- Military aggression against Ukraine. Presently, more than 500 applications from residents of Ukraine on violations of their rights during the time of the RF’s aggression have already been deemed admissible by the ECHR.
On 15 December, 2015, Vladimir Putin signed amendments to the Federal Law ‘On the Constitutional Court of the RF’. According to the ammended law, the Constitutional Court of the RF now has the power to adopt decisions on the impossibility of enforcing decisions of an inter-state organ for the protection of human rights and liberties (first and foremost the ECHR) should they contradict the Constitution of the RF.
Russia has thereby abrogated the priority of international law over domestic law and has given itself the opportunity to avoid enforcing ECHR decisions.
Criticism of ECHR practice in Russia
Representatives of Russia’s high-level authorities have repeatedly expressed their dissatisfaction regarding ECHR decisions.
Vladimir Putin: “It [the European Court—ed.] does not regulate legal relations, does not protect rights, but simply executes some kind of political function. One of the most prominent examples — when they imposed some kind of fine on Russia, on Transdniestria. We had no relation to this at all — they were holding a person in prison over there in Transdniestria, yet Russia had some sort of fine imposed on it for this. Utter nonsense! it was absolutely not a decision based on law, yet this did take place” (15 August, 2014).
Alexey Pushkov (Head of the committee of the State Duma of the RF for international affairs): “If a dispute arises between the understanding of the legislation of the RF and those decisions that are adopted abroad, then perhaps it makes sense to look and see what agreements ratified by the RF do not correspond to the current notion about Russian international obligations… Changing the Constitution to realign priorities is not necessarily required, it is sufficient to adopt constitutional laws revoking the validity of international agreements ratified by Russia… It is perfectly realistic to limit ECHR decisions on the territory of the RF to those that do not contradict our legislation” (2 March, 2015).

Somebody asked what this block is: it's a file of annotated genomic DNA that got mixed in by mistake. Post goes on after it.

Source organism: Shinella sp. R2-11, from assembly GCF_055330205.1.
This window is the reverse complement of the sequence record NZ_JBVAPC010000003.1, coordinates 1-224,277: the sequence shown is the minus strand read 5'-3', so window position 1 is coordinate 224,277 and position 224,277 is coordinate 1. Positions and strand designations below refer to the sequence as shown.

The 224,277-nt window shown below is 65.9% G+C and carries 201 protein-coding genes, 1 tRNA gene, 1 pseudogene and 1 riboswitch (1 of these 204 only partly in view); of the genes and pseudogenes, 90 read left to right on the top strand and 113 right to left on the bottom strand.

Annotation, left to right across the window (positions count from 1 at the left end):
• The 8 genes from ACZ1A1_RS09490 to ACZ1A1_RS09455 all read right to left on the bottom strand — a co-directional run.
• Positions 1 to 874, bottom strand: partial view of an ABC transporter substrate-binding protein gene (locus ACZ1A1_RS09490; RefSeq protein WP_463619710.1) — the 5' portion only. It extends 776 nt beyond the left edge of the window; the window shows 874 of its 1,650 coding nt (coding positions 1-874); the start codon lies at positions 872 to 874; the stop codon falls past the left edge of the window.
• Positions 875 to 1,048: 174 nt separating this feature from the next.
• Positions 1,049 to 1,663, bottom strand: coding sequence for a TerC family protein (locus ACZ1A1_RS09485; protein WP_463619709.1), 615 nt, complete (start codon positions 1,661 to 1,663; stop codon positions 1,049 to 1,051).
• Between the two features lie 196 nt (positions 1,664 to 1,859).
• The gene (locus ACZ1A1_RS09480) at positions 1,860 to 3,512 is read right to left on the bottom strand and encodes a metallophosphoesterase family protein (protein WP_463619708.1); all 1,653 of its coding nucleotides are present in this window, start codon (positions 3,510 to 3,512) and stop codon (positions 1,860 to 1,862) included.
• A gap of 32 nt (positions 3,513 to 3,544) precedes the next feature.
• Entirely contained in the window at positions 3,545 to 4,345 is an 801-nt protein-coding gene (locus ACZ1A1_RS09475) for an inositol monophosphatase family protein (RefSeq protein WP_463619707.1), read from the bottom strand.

Alexander Bastrykin (Head of the Investigative Committee of the RF): “The ECHR, from my point of view, hyperbolises excessively and, I would even say… without sufficient grounds, absolutises the significance of international law when examining concrete cases it is charged with dealing with. It is precisely for this reason that, not infrequently, fierce legal conflicts arise in practice and especially in the process of enforcing ECHR decisions. The consequence of this is the unwillingness of states to enforce its decisions. It seems to me that, when examining applications, ECHR judges devote an insufficient degree of attention to analysis of the specifics of the domestic legislation of the corresponding countries, their foundations and first and foremost constitutional, base provisions, legal traditions, peculiarities and finally the legal ideology and legal psychology that has taken shape in that state or another state. Unfortunately, legal dogmatism, as it were, predominates” (23 July, 2015).